Analysing 3 key points in Max Verstappen’s legendary race

Legendary. Miracle. Unbelievable. Superlatives went short yesterday as the Dutch formula 1 driver Max Verstappen wrote Dutch sports history and won the Grand Prix of Catalunya. He was the youngest driver and the first Dutchie ever to win a race in the King class of car sports. In an astonishing race he left the two Ferrari’s and his Red Bull team mate behind him, soaking up the pressure of Kimi Raikkonen for more than 30 laps, but somehow he kept a cool head and let many tears of grown up Dutch men flow in what seems to be one of the biggest sporting achievements of all time. Let’s review this historical race and talk you through three key moments in Max journey towards victory.

Max Cruijff

One former Dutch sports legend with another (source Max Verstappen on Twitter: “Great to meet sports legend @JohanCruyff here in #Barcelona

1)The First Lap

With Max starting at a 4th place it wasn’t very logical that he would win it. Certainly because there were two Mercedes in front of him, that have normally quicker cars, and it was his first race ever in a Red Bull car. People were saying things like ‘he’s just 18’, ‘it takes time to get used to the car and the team’, ‘he’ll  have to cope with more pressure than before’ etc., but none of these things applied to a natural talent like Max, and the first lap was a good example of that. His start wasn’t even very good as he was overtaken by Vettel’s Ferrari. Max didn’t take unnecessary risks to get his position back asap. He kept calm in all the chaos of the start, just waited a bit and one turn later he overtook Vettel as if none of the previous had happened and as if it was self-evident for Max that he would pass the four times world champion. In the meantime, a little bit of luck was at Max side as the two Mercedes decided to knock each other out of the race as Hamilton and Rosberg crashed together in an unbelievable move from both of them. In retrospect, that was the start of a Leicester-like miracle that was about to happen.


Max in action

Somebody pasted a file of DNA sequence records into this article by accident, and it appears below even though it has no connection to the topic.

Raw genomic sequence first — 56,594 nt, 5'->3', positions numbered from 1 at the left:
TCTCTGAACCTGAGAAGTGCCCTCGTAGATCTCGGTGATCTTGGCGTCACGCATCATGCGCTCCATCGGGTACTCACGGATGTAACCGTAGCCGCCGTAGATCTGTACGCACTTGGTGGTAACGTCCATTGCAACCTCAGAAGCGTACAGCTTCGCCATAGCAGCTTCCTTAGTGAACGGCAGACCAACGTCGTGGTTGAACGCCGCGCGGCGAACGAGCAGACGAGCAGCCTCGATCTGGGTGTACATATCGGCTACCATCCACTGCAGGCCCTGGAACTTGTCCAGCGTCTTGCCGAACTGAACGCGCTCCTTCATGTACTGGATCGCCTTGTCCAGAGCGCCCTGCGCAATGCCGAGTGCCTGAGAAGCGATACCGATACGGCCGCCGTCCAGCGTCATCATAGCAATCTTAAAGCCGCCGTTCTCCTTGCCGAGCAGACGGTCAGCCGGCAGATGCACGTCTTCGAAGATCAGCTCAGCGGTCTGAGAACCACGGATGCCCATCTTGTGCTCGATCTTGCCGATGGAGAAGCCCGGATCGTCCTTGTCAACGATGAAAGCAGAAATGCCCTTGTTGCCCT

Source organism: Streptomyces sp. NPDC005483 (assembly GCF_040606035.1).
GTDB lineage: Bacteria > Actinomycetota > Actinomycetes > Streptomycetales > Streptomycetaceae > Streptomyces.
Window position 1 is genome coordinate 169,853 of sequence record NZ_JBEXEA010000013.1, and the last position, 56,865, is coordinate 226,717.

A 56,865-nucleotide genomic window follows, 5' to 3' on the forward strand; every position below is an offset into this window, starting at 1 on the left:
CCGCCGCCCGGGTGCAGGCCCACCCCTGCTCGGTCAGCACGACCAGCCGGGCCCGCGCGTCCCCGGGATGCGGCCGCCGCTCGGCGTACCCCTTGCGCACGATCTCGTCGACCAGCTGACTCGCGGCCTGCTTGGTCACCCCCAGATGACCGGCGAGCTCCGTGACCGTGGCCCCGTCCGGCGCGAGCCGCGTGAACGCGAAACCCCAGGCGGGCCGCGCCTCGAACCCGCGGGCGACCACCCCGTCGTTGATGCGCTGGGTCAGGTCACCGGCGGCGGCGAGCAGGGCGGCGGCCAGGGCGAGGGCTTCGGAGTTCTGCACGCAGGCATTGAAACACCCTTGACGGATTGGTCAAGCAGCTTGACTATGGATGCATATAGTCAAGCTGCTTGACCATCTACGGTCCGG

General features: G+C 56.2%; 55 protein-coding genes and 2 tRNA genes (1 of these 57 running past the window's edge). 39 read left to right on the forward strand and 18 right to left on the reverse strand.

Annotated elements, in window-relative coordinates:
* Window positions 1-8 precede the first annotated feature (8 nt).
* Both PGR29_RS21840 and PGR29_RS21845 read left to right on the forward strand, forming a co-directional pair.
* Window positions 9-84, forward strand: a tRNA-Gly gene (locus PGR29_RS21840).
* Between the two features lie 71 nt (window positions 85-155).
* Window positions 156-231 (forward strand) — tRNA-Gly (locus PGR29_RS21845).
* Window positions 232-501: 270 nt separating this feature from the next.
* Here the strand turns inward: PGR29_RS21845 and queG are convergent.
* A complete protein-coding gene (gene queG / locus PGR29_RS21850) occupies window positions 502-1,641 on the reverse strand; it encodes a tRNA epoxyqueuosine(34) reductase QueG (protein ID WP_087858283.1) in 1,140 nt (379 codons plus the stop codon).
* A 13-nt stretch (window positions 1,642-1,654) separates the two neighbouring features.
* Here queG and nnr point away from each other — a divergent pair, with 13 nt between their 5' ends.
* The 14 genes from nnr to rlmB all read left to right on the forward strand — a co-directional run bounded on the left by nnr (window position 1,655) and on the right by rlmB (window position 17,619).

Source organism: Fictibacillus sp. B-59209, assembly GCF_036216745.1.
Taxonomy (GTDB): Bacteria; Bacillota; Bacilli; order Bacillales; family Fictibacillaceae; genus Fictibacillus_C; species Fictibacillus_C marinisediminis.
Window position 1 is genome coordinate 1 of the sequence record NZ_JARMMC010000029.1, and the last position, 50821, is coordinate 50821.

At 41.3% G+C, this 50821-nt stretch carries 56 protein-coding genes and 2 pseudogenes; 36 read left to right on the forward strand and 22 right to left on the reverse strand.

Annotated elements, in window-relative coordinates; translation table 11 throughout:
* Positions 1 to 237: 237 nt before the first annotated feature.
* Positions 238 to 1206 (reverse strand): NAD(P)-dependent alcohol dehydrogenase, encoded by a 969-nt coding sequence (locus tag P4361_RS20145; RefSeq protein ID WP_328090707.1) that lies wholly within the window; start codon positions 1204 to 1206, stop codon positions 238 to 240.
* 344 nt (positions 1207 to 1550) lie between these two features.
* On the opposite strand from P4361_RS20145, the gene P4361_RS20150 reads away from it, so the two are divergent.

2)The Stop Strategy

Max’ team mate Ricciardo was leading the race then, and it was a big question if and how Verstappen could overtake him. Luckily for him he was on the right side of the stop strategy of Red Bull, when they went for the more aggressive three stops for Ricciardo and a more conservative two stops for Max. In the end the last one seemed to be the best. With more than 30 laps to go, Verstappen drove for the second time to the pit to switch the tires, but of course it wasn’t easy peasy from that point. For the fans it was all but clear-cut, because they didn’t know he was only going to make two stops and there were still two very experienced Ferrari drivers with very quick cars behind him. But that was when his Messi-like talent for racing came around the corner as he was able to keep them of his back, only by driving the perfect race.

Max Verstappen win and comment on team radio

3)Cool, Calm and Collected

Formula One drivers certainly have to have a low pulse to stand some of the nerve-wrecking situations they get themselves in, but sometimes I doubt if Max has any pulse at all if you look at the way he kept his cool driving towards victory. With more than 30 laps to go, Max led the race, but there was also a very annoying ex-World Champion, Kimi Raikkonen, behind him in a Ferrari who was pushing very hard within one second, probably hoping that Max would make a mistake that could cost him the lead. The most dangerous for Max was the first curve, because Kimi could use his DRS (which gives him a higher top speed) at the end of a long straight line to overtake him in the first turn, but Max didn’t let that happen as he was racing within the finest of margins.

Max post-race interview

To make his DRS really work Kimi had to be within +0.500 seconds to get him in the right position to overtake Verstappen, but the exit of Max in the last turn before the long straight end was so magnificent, because it was there in every lap that he took a +0.100 or +0.200 extra cushion towards Kimi, so he couldn’t make his DRS effective. And then he also had to save his tires a bit to avoid the probability that he would blow them (as Ricciardo did) or be so dodgy that he couldn’t drive any faster than my granny with her walker. Any fault with the breaks, with the tires, with anything would have cost him the victory, but the maturity with which he coped with all that pressure at the age of 18, was so remarkable. There he was, in the last turn in the last lap of the race with Kimi still right behind him. Now he wouldn’t give it away, driving towards the finish flag, his team was going mad at the wall, Max pumping his fist in the air, his first formula one win ever. The first Dutchie and youngest driver ever to win a Formula One-race driving towards a legendary future.

Here you could watch the highlights of the race


Jordy Steijn
Jordy Steijn is a native Dutch who loves to write about sports, history and everything in between. Jordy has a particular sense of humor, which is sometimes hard to catch, lame or genious but mainly nothing but mere irony and which you could find in most of his articles (that are not about genocide).



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